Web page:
Who Is Croatia Coach? Zlatko Dalić's Remarkable Journey to World Cup Final Against France

It's been a pretty damn amazing run for Croatia's manager Zlatko Dalic. He has led his side to their first-ever World Cup final—that'll put the Croats up against France—scheduled to take place on Sunday.

It's remarkable that he's even coaching the team at all. Dalic took over the Croatian job from former coach Ante Čačić toward the very end of World Cup qualifying. Prior to that, Dalic was a little-known figure coaching well away from the glitz and glamor of European soccer, with Al Ain in the United Arab Emirates. Only after Croatia secured a spot in the World Cup by defeating Greece did Dalic earn the job full-time. It was, to say the least, an unlikely ascent to international glory.

Now—after dispatching Denmark, Russia and England in three consecutive overtime matches—Dalic is 90 minutes away from cementing his place in Croatian soccer lore. He has said his squad would be ready for the heavily favored French side.

"We've entered the final today," Dalic said just after their win over England in the semifinals, according to UAE news service the National. "We're going to celebrate, to rest and then we will prepare for France. We're facing another daunting task, but it's going to be a fantastic match. We are ready for it. I am sure everybody will enjoy watching that match. I have huge respect for France."

Zlatko Dalic
Zlatko Dalic, head coach of Croatia gives his team instructions during the 2018 FIFA World Cup Russia semifinal match between England and Croatia at Luzhniki Stadium on July 11, 2018 in Moscow, Russia. Dan Mullan/Getty Images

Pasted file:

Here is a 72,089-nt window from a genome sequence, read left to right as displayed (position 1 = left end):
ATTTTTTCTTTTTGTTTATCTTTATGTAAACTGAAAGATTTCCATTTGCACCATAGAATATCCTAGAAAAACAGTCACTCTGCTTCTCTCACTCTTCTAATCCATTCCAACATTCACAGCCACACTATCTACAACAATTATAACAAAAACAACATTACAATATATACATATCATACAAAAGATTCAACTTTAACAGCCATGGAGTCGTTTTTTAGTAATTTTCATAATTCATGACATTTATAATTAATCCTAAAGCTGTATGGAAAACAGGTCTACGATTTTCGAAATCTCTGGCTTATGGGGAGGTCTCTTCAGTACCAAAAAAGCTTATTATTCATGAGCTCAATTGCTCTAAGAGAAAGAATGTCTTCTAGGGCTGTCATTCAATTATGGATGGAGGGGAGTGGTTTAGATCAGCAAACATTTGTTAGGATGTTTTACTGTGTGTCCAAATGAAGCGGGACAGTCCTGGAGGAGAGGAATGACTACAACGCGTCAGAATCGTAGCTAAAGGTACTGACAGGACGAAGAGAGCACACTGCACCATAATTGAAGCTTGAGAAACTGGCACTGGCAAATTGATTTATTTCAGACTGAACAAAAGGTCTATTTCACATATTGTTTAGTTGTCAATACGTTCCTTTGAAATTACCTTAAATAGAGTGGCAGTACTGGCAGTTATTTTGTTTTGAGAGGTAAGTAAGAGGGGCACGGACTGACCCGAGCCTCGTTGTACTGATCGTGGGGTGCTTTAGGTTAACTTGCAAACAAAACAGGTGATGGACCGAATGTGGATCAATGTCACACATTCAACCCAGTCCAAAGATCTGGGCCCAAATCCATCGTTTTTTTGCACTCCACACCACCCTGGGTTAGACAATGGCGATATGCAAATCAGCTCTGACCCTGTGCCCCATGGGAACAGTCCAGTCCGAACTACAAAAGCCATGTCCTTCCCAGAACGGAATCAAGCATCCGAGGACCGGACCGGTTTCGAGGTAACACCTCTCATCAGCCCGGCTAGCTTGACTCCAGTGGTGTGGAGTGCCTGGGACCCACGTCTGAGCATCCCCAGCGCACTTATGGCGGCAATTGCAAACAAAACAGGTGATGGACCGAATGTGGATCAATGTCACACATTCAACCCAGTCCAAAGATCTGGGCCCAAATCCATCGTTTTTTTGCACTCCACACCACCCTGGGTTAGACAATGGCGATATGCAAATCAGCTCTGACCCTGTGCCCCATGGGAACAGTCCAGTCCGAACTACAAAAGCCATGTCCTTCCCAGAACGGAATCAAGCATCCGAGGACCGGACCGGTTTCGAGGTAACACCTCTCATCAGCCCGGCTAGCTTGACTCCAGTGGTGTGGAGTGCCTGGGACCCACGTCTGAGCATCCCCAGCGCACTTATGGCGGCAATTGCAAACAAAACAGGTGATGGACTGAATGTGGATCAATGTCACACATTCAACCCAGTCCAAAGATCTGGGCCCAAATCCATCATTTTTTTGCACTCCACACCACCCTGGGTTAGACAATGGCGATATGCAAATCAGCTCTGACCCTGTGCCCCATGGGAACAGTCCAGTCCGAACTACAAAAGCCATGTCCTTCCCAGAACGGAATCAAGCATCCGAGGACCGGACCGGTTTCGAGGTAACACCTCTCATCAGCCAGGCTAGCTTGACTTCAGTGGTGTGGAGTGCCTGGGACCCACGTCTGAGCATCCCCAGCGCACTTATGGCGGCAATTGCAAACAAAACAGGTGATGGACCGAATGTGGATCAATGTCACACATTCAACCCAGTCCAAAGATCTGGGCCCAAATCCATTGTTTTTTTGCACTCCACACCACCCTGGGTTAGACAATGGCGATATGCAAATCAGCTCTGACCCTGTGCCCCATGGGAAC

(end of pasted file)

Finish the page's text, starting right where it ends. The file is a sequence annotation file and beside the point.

And despite Croatia having played what amounts to an entire extra game—because of three overtime matches—Dalic said after the England win that tiredness would be no excuse for a down performance in the final.

"This is fantastic. Two players played with half a leg, but it didn't show. In extra-time nobody wanted to be substituted. This shows character and is what makes me proud. Nobody gave up," Dalic said, according to Agence France-Presse (AFP). "We prepared to get to the final and we want to play it. Going to extra-time might be a problem along with the fact France have had an extra day to recover but there will be no excuses. ... We have to play as if this were the first game in this tournament."

Dalic, 51, has been just what Croatia needed, leading the team to eight wins, three draws and two losses in his short tenure as coach. On Sunday, he has a chance to do something nobody in Croatia has ever managed, just about a year-and-a-half after a relatively unceremonious departure from a little-known club in the Middle East.

"We've definitely written ourselves into history, given the conditions and infrastructure back home, we are a miracle," Dalic said, according to Reuters. "This is maybe one of the greatest sporting achievements of any Croatians. This is a global success and I'm very glad it's happened under my management."